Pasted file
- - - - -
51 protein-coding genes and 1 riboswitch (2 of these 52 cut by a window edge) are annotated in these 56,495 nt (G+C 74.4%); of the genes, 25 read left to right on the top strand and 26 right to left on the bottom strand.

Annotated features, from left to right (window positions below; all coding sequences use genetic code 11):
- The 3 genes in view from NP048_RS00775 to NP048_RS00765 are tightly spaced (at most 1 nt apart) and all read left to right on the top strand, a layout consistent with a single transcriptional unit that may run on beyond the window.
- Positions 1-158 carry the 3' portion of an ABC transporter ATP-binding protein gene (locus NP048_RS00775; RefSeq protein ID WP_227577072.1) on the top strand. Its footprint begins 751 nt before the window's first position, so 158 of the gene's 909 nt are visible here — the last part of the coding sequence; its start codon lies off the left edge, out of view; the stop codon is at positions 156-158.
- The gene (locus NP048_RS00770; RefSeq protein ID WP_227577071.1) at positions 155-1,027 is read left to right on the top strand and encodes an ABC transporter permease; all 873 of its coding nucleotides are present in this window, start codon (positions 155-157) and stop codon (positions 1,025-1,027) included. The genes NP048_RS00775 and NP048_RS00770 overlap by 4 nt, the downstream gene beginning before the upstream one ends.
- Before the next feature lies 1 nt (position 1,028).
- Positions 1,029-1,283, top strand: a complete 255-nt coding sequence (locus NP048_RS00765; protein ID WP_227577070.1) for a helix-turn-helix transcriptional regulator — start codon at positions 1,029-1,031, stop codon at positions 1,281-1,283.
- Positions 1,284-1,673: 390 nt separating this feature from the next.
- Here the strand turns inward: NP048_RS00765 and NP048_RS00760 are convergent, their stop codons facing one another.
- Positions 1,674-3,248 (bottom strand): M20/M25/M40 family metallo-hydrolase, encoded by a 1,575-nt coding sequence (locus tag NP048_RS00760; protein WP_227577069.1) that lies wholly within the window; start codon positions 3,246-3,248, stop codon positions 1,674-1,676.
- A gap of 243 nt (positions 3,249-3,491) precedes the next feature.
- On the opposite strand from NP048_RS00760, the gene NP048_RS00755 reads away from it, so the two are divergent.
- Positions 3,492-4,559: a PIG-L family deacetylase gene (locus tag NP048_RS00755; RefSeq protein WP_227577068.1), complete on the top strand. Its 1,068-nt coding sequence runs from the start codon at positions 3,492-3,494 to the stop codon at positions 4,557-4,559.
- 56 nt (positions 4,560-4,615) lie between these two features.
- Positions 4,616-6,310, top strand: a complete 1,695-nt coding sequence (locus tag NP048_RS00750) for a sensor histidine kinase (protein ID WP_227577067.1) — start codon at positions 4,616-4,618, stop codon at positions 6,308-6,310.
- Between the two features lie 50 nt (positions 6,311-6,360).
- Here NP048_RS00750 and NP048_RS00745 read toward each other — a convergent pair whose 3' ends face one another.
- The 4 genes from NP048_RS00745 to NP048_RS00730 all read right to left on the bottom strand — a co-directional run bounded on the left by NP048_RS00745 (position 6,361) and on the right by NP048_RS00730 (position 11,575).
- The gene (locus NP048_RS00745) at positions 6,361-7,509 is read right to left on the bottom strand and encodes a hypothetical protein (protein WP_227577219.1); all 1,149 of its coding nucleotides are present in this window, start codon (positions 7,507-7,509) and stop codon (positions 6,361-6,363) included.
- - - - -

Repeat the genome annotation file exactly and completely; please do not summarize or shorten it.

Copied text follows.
51 protein-coding genes and 1 riboswitch (2 of these 52 cut by a window edge) are annotated in these 56,495 nt (G+C 74.4%); of the genes, 25 read left to right on the top strand and 26 right to left on the bottom strand.

Annotated features, from left to right (window positions below; all coding sequences use genetic code 11):
- The 3 genes in view from NP048_RS00775 to NP048_RS00765 are tightly spaced (at most 1 nt apart) and all read left to right on the top strand, a layout consistent with a single transcriptional unit that may run on beyond the window.
- Positions 1-158 carry the 3' portion of an ABC transporter ATP-binding protein gene (locus NP048_RS00775; RefSeq protein ID WP_227577072.1) on the top strand. Its footprint begins 751 nt before the window's first position, so 158 of the gene's 909 nt are visible here — the last part of the coding sequence; its start codon lies off the left edge, out of view; the stop codon is at positions 156-158.
- The gene (locus NP048_RS00770; RefSeq protein ID WP_227577071.1) at positions 155-1,027 is read left to right on the top strand and encodes an ABC transporter permease; all 873 of its coding nucleotides are present in this window, start codon (positions 155-157) and stop codon (positions 1,025-1,027) included. The genes NP048_RS00775 and NP048_RS00770 overlap by 4 nt, the downstream gene beginning before the upstream one ends.
- Before the next feature lies 1 nt (position 1,028).
- Positions 1,029-1,283, top strand: a complete 255-nt coding sequence (locus NP048_RS00765; protein ID WP_227577070.1) for a helix-turn-helix transcriptional regulator — start codon at positions 1,029-1,031, stop codon at positions 1,281-1,283.
- Positions 1,284-1,673: 390 nt separating this feature from the next.
- Here the strand turns inward: NP048_RS00765 and NP048_RS00760 are convergent, their stop codons facing one another.
- Positions 1,674-3,248 (bottom strand): M20/M25/M40 family metallo-hydrolase, encoded by a 1,575-nt coding sequence (locus tag NP048_RS00760; protein WP_227577069.1) that lies wholly within the window; start codon positions 3,246-3,248, stop codon positions 1,674-1,676.
- A gap of 243 nt (positions 3,249-3,491) precedes the next feature.
- On the opposite strand from NP048_RS00760, the gene NP048_RS00755 reads away from it, so the two are divergent.
- Positions 3,492-4,559: a PIG-L family deacetylase gene (locus tag NP048_RS00755; RefSeq protein WP_227577068.1), complete on the top strand. Its 1,068-nt coding sequence runs from the start codon at positions 3,492-3,494 to the stop codon at positions 4,557-4,559.
- 56 nt (positions 4,560-4,615) lie between these two features.
- Positions 4,616-6,310, top strand: a complete 1,695-nt coding sequence (locus tag NP048_RS00750) for a sensor histidine kinase (protein ID WP_227577067.1) — start codon at positions 4,616-4,618, stop codon at positions 6,308-6,310.
- Between the two features lie 50 nt (positions 6,311-6,360).
- Here NP048_RS00750 and NP048_RS00745 read toward each other — a convergent pair whose 3' ends face one another.
- The 4 genes from NP048_RS00745 to NP048_RS00730 all read right to left on the bottom strand — a co-directional run bounded on the left by NP048_RS00745 (position 6,361) and on the right by NP048_RS00730 (position 11,575).
- The gene (locus NP048_RS00745) at positions 6,361-7,509 is read right to left on the bottom strand and encodes a hypothetical protein (protein WP_227577219.1); all 1,149 of its coding nucleotides are present in this window, start codon (positions 7,507-7,509) and stop codon (positions 6,361-6,363) included.